Sex and the Scientific Author: M. Vaerting and the Matilda Effect in Early 20th Century Germany
HPSC and Gender Studies Spring Joint Colloquium
Feburary 22 @ 4pm
WY Hall 005
by Professor Sander Gliboff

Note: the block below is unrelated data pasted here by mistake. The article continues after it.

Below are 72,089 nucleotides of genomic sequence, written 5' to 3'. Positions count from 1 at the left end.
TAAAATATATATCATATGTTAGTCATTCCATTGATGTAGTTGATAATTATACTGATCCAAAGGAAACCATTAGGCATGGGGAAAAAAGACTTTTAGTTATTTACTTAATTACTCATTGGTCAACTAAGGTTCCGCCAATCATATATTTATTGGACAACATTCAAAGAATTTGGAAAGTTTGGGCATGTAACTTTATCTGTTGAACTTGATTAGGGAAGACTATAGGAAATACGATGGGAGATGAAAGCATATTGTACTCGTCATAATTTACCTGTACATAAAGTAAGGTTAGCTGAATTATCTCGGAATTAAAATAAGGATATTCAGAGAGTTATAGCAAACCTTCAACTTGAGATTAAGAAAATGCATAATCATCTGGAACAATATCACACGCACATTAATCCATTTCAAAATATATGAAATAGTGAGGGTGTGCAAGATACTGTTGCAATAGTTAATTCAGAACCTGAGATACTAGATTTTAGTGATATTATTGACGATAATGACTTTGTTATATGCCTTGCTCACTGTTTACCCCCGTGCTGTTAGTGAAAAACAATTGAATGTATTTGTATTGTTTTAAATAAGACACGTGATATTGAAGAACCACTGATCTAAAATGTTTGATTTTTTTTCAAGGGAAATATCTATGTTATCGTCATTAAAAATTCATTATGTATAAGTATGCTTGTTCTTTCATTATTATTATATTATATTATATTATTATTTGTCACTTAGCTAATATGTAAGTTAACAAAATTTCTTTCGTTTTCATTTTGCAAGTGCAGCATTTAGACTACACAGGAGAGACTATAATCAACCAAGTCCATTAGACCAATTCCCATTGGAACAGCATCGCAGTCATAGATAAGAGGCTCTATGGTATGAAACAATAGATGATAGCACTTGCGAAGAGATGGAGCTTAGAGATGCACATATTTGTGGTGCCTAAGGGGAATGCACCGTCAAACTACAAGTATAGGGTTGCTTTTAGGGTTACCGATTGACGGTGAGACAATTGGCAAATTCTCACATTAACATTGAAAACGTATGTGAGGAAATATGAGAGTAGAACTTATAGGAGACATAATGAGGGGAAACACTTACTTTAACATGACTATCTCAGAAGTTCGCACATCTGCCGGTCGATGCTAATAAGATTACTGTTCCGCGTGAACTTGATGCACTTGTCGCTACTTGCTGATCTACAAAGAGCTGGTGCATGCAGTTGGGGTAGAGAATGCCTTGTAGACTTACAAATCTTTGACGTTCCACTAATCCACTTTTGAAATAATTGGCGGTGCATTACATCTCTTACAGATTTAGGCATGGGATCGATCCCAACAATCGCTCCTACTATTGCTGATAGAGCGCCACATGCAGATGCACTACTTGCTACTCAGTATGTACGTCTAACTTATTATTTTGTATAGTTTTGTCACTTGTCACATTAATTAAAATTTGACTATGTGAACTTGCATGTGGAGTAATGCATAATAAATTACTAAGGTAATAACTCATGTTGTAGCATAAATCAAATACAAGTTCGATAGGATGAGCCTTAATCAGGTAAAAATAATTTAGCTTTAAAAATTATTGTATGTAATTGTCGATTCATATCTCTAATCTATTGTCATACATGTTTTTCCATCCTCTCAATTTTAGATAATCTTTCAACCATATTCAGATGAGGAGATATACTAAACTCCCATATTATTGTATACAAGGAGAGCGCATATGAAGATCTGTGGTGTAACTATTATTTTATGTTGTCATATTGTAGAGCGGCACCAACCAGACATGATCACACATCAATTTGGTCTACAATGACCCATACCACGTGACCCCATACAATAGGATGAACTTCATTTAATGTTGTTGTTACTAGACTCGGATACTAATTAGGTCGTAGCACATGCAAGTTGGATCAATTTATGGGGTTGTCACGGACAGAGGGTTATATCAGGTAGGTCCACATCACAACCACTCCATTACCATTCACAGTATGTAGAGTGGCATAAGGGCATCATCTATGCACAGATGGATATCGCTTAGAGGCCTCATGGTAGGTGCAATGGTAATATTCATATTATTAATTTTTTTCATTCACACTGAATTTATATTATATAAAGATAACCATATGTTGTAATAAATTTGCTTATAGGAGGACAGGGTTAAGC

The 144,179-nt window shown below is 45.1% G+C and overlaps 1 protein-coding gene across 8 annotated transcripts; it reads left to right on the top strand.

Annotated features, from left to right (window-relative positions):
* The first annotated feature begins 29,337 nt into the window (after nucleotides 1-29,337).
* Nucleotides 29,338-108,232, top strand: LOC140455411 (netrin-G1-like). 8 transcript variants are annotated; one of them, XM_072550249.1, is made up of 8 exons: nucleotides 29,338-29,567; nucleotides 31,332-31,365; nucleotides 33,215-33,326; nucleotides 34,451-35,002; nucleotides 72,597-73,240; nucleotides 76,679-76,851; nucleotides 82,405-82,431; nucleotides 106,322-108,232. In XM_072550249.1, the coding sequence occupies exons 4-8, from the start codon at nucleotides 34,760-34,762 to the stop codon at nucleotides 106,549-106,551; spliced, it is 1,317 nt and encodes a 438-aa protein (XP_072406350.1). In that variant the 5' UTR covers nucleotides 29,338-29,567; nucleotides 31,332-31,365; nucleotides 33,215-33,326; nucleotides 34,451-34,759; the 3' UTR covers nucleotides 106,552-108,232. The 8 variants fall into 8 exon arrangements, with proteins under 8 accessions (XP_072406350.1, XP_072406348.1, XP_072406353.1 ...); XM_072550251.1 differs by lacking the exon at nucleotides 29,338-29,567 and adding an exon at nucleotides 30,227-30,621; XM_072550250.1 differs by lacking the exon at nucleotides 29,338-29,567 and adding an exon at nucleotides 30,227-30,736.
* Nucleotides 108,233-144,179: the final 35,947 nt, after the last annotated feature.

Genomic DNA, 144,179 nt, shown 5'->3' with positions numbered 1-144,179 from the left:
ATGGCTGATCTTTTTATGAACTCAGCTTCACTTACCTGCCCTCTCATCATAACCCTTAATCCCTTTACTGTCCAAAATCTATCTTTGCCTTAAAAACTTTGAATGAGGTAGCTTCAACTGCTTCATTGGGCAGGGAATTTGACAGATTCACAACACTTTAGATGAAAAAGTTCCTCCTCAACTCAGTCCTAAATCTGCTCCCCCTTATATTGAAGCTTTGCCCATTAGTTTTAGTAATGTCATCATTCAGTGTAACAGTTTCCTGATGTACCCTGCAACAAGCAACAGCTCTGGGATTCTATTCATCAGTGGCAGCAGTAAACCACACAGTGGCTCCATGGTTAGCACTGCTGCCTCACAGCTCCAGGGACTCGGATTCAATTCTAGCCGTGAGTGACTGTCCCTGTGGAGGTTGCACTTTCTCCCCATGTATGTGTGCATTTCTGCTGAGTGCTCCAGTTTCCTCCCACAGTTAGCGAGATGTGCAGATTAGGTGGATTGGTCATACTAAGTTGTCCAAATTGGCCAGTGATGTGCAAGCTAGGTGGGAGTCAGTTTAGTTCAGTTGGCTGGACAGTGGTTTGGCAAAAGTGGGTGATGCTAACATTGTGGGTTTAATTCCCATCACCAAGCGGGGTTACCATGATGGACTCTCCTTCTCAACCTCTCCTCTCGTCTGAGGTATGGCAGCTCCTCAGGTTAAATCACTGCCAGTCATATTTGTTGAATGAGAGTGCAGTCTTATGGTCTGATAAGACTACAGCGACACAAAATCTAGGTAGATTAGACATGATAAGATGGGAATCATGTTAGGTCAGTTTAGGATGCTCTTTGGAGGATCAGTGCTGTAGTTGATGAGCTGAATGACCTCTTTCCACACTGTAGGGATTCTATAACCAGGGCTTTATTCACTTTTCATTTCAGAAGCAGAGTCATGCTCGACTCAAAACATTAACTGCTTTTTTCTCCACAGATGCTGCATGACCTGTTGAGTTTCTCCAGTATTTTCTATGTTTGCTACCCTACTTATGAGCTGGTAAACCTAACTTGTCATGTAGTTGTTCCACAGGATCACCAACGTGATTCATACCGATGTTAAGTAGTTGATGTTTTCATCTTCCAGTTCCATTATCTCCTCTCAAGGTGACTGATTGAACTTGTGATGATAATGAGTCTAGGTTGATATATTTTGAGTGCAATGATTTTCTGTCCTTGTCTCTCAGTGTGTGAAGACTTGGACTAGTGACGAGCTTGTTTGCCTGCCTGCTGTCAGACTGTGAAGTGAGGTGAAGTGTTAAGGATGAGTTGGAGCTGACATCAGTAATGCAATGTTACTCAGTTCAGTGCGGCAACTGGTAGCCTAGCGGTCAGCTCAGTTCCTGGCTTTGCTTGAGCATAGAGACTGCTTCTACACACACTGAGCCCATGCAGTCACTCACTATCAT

Abstract: The life and works of the German pedagogue, sociologist, and sexologist Mathilde Vaerting (1884–1977) are surveyed and analyzed, with special attention to her use of gendered pseudonyms in her early writings on heredity, reproduction, and demography. Writing as Mathilde, Mathias, Mathilde and Mathias, or just M., Vaerting experimented with different voices and rhetorical strategies for promoting women’s issues in male- dominated medical and sexology journals. In so doing, she encountered what were later (coincidentally) named the Matthew- and Matilda effects on the attribution of credit for work in science. Upon becoming the first female professor at the University of Jena, she faced harsh questioning about the true authorship of her publications and the credibility of a woman writing about sex and male bias. In addition to issues of authorship, the Vaerting story sheds light on the entry of women into the German university system, early twentieth century research on the biology and sociology of sex, and the uses of biology in the case for women’s rights and interests in late Wilhelmine and Weimar Germany.